Where’s the real AB de Villiers?

It is painful to witness the insipid phase of a player who is known to conjure awe-inspiring and magical moments on the cricket field.

Of late, the signature de Villiers has been invisible.   -  Getty Images

A Cricket South Africa promotional video features South African stalwarts AB de Villiers, Hashim Amla, Faf du Plessis, Dale Steyn and Vernon Philander surprising a starry-eyed child, mad about cricket. The one message driven home to that child was to “never lose the passion, whatever you do in life, doesn’t have to be cricket.”

It was said by de Villiers, the man who has set the standards of the modern game, a man who plays not merely to ‘do his job’. Be it his fastest One-Day International century, the block-a-thon to save a Test, his incredible fielding and even competent wicket-keeping skills — he can do it all and loves performing on the big stage. When he lights up on a cricket field, he awakens the crowd in a manner few others can do.

But of late, the signature de Villiers has been invisible.

As the captain in the World Cup in 2015, he fell one step short of making a dream come true for any well-wisher of South African cricket. There were tears in his eyes when New Zealand sneaked past his team in the dying stages of the semifinal; it meant the elusive trophy could, probably, only be gained in 2019, when de Villiers would be 35. Since that emotional and energy-filled occasion in Auckland, there have been few moments of magic that we have come to expect from de Villiers.

In the weeks to follow, there would be controversy surrounding that game. Political interference for South Africa’s semifinal team to adhere to racial quotas made headlines. Although the claim was denied by the Board, that there was an undercurrent of change seemed to be proved when the policy of an official racial quota in the national team was declared in 2016.

The team suffered a rare Test series loss in its tour of India in the 2015-16 season. De Villiers showed his ‘one-man army’ qualities with a jaw-dropping innings in the ODI series decider, before the Tests began. When he reached his century — he finished with 119 off 61 balls — he tapped his chest with his fist in a passionate moment of celebration. The Test series to follow was a scarring experience for South Africa, which had rarely suffered a one-sided loss as this in the last few years. De Villiers had an adequate series with the bat, scoring two half-centuries in extremely spin-friendly tracks. He would gain the Test captaincy in the next series, at home against England.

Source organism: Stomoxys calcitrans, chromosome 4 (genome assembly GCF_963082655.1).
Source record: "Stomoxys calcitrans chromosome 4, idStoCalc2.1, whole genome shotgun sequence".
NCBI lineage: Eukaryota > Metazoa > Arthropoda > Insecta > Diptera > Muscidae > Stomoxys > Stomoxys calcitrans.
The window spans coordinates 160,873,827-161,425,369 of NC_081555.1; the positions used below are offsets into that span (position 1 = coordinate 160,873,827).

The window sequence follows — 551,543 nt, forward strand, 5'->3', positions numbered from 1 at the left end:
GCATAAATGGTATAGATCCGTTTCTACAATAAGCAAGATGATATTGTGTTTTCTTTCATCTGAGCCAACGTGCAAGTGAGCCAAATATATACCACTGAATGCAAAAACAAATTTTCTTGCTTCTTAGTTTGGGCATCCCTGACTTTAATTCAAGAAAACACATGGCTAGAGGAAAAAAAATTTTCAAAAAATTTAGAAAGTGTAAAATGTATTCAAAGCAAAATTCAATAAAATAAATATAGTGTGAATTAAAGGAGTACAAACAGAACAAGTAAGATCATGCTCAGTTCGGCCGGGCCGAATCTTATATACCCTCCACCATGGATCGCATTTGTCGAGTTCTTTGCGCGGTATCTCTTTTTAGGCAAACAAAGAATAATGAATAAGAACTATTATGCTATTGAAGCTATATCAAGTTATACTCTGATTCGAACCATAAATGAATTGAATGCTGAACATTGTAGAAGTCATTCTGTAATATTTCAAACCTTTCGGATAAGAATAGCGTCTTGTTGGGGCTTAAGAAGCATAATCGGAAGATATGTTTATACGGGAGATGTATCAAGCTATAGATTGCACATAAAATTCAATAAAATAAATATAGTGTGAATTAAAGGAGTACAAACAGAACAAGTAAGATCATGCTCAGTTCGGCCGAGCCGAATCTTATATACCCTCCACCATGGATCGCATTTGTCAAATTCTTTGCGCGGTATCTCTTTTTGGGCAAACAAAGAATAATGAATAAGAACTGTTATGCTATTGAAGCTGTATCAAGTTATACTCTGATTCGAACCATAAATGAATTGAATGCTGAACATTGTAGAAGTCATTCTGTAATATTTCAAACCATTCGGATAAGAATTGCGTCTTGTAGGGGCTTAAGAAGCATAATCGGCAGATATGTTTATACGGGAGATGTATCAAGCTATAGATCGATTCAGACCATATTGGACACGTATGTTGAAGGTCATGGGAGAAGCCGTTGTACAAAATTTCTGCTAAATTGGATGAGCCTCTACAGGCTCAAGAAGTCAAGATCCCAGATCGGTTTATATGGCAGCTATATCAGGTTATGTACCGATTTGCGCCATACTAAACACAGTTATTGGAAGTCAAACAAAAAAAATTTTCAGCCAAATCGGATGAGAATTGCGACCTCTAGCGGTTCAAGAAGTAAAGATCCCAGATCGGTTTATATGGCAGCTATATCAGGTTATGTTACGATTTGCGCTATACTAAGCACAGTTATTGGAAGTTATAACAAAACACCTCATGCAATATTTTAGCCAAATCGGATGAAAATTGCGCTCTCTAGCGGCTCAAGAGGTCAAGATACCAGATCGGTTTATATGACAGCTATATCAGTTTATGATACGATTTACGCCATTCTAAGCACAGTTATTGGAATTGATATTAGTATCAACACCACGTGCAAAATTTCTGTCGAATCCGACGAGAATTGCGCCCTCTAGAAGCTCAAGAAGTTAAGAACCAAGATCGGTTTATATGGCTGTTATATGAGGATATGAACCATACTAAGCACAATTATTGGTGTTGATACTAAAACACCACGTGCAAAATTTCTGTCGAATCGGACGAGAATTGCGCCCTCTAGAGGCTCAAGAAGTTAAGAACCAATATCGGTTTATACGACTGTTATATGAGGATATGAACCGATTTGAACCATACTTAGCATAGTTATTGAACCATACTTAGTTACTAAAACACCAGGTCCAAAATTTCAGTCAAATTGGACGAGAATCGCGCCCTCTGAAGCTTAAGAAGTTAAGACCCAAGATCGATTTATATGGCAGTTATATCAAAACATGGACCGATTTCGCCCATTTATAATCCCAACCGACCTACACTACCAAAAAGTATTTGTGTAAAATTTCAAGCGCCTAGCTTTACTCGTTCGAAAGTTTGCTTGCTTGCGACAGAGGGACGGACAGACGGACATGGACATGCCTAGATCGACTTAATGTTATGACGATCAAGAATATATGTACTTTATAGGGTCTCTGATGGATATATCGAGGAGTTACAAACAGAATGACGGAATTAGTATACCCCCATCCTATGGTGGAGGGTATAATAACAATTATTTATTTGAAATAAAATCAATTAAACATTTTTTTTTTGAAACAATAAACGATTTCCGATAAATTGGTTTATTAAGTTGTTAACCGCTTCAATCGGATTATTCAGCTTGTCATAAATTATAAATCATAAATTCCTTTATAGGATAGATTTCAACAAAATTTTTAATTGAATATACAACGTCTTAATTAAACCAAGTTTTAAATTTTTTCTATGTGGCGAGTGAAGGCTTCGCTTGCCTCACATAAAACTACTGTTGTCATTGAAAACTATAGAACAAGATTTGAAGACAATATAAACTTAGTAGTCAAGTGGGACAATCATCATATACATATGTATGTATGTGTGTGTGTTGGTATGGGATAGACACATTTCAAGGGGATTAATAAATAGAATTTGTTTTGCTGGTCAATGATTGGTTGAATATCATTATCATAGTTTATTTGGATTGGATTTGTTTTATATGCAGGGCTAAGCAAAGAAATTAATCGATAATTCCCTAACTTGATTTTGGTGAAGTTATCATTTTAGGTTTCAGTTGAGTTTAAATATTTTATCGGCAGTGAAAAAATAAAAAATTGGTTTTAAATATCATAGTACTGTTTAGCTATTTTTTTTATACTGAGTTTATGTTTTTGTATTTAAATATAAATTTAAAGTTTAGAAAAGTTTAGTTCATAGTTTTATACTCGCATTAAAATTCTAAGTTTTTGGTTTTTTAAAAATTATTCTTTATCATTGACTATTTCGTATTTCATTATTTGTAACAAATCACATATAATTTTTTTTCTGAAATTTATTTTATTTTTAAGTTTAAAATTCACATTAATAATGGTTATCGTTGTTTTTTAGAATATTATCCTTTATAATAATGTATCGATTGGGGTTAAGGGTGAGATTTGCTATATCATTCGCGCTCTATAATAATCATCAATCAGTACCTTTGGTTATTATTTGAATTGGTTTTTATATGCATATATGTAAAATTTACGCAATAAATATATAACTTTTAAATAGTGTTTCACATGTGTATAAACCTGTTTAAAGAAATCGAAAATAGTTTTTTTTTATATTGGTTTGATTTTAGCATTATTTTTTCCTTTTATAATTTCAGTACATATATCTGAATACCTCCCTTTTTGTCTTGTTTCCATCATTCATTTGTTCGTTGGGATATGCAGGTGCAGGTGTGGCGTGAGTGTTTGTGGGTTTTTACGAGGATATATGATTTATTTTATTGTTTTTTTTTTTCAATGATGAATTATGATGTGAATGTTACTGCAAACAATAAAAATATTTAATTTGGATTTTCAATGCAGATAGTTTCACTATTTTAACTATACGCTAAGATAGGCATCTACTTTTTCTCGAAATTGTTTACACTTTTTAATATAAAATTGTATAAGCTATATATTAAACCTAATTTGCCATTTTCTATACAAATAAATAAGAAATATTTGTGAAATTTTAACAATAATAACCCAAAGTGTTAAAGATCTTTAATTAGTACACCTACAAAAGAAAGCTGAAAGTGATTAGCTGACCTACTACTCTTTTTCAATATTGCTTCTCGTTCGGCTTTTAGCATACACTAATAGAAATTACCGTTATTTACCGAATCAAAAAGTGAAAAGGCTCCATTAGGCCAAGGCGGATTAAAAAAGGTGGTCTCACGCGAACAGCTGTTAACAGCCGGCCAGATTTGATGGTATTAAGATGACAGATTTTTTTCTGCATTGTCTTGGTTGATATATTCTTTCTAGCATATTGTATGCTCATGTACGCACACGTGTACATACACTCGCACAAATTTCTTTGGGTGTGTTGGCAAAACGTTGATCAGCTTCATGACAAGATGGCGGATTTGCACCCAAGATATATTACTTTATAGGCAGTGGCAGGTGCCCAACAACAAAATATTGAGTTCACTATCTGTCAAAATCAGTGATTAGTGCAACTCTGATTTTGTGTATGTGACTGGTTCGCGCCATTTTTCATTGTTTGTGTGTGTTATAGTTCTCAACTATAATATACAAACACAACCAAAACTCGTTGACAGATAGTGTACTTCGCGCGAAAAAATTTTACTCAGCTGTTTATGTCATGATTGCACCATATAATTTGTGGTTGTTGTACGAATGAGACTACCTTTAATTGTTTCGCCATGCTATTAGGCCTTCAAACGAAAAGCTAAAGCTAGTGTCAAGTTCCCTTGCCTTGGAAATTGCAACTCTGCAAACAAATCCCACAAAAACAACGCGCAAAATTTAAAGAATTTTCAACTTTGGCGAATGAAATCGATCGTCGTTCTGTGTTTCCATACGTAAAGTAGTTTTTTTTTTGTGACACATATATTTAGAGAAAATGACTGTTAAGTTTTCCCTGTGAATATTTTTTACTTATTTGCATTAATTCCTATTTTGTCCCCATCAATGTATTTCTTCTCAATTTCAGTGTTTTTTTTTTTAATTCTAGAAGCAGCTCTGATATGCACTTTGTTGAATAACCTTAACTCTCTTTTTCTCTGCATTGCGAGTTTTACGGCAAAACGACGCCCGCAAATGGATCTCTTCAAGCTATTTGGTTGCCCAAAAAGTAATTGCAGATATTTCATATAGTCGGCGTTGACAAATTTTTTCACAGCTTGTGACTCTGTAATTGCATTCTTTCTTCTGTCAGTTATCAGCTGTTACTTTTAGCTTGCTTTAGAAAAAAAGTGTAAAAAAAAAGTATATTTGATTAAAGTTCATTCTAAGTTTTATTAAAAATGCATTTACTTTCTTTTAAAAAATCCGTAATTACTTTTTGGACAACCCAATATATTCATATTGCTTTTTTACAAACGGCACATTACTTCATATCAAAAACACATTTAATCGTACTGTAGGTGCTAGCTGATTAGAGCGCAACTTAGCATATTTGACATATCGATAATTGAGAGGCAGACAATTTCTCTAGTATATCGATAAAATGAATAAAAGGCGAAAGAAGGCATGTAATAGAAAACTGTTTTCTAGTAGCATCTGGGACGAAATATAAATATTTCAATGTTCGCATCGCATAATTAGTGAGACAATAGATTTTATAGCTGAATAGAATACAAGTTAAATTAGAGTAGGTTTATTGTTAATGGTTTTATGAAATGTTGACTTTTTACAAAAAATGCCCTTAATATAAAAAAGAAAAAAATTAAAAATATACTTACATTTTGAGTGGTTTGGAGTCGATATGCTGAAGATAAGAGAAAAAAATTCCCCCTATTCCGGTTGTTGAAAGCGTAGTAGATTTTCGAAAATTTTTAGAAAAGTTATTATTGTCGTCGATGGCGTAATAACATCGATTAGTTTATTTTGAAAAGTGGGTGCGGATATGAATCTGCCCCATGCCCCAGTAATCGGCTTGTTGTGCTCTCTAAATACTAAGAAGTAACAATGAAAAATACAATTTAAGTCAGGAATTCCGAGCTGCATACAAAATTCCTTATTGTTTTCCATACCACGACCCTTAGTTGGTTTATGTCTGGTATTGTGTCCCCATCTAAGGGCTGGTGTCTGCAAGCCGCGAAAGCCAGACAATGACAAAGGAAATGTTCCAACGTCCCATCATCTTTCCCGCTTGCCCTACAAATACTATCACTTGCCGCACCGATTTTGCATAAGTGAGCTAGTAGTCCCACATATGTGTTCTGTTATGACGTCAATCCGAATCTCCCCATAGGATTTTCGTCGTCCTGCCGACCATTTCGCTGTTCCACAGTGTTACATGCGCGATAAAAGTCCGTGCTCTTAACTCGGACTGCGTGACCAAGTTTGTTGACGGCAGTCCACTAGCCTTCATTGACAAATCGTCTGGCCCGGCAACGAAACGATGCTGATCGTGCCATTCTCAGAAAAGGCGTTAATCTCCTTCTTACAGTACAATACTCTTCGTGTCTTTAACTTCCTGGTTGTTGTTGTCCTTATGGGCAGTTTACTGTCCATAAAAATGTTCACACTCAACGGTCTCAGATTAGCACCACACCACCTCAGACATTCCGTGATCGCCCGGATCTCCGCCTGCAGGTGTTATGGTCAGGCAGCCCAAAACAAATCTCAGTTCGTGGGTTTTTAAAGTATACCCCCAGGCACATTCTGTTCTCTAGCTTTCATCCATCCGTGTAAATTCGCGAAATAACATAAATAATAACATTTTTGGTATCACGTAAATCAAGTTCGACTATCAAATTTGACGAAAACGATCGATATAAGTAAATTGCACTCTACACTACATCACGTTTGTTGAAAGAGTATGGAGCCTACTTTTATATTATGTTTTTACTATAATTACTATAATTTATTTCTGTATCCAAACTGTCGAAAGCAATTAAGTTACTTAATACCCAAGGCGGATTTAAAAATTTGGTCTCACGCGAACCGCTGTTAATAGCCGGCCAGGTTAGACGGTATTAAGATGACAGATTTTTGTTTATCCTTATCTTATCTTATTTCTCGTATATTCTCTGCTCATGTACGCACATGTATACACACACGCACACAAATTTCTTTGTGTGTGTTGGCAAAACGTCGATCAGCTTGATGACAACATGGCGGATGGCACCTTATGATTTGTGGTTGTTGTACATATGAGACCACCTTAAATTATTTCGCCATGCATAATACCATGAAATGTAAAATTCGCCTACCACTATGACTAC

Hashim Amla, the regular Test captain, could not take up that responsibility any more. When Amla was offered the role in 2015, de Villiers was surprised. Now, he was glad to claim the role, to beckon a new era. After leading his team to a consolation Test win in Centurion, he became absent as South Africa’s front man. Faf du Plessis, the regular Twenty20 captain, led South Africa to another failed ICC campaign — the World Twenty20 in 2016 — and then went on to captain the Test side in the team’s assignments against New Zealand at home and Australia away. De Villiers moved away from cricket for a while due to his problems with his left elbow, for which he needed surgery. In December, de Villiers relinquished his captaincy to give du Plessis the role, full time.

AB de Villiers plans to play the 2019 World Cup, which may be his final shot at the title.   -  K. R. Deepak

 

But not only did he give up the leaders’ role, he also stepped away from the format for a while. He played the shorter formats, perhaps because they were less stressful to the body, and because he would soon lead his team in the ‘mini’ World Cup, the ICC Champions Trophy, a chance for World Cup redemption, albeit in a slightly smaller arena.

For a player who thrives on conjuring moments of magic, this tournament turned out to be a fizzer. Contrary to the World Cup campaign, his body language seemed insipid, the energy and emotions were absent. It seemed he had lost the purpose of the whole deal, a phase of absent motivation. When the meaning behind any endless pursuit goes away, men go through the motions, and that is what seemed to happen to de Villiers. He failed with the bat, and his team tamely exited in the group stages.

When de Villiers started his cricket journey, he played the game to make an impact. The goals kept changing, as they do when men mature, and now he seemed to not be able to find much purpose. The demotivating factors could be family (he was about to have his second child during the Champions Trophy), the burden of the racial quotas to be implemented in a season, the Kolpak signings, or even the uncertainty surrounding the head coach, who only recently signalled his intent to extend his contract.

As de Villiers has himself stated, he plans to play the 2019 World Cup, which may be his final shot at the title. As he sits with the board members in August to chart the course for the immediate future for himself, South Africa seems to be drifting on to an uncertain future itself. Its racial quotas could dent its success for the short term, even if the sport in the country becomes more inclusive in the longer term. The stalwarts of a golden era will fade away soon, too, as they age.

AB de Villiers has overseen much success in cricket. As a player, he has achieved various landmarks to be classified among the greats of the modern era. If that lost ‘meaning’ has to be found for him to become alive again, for an extra burst of energy before closure, he will have to seek it beyond the mundane, and against the odds.

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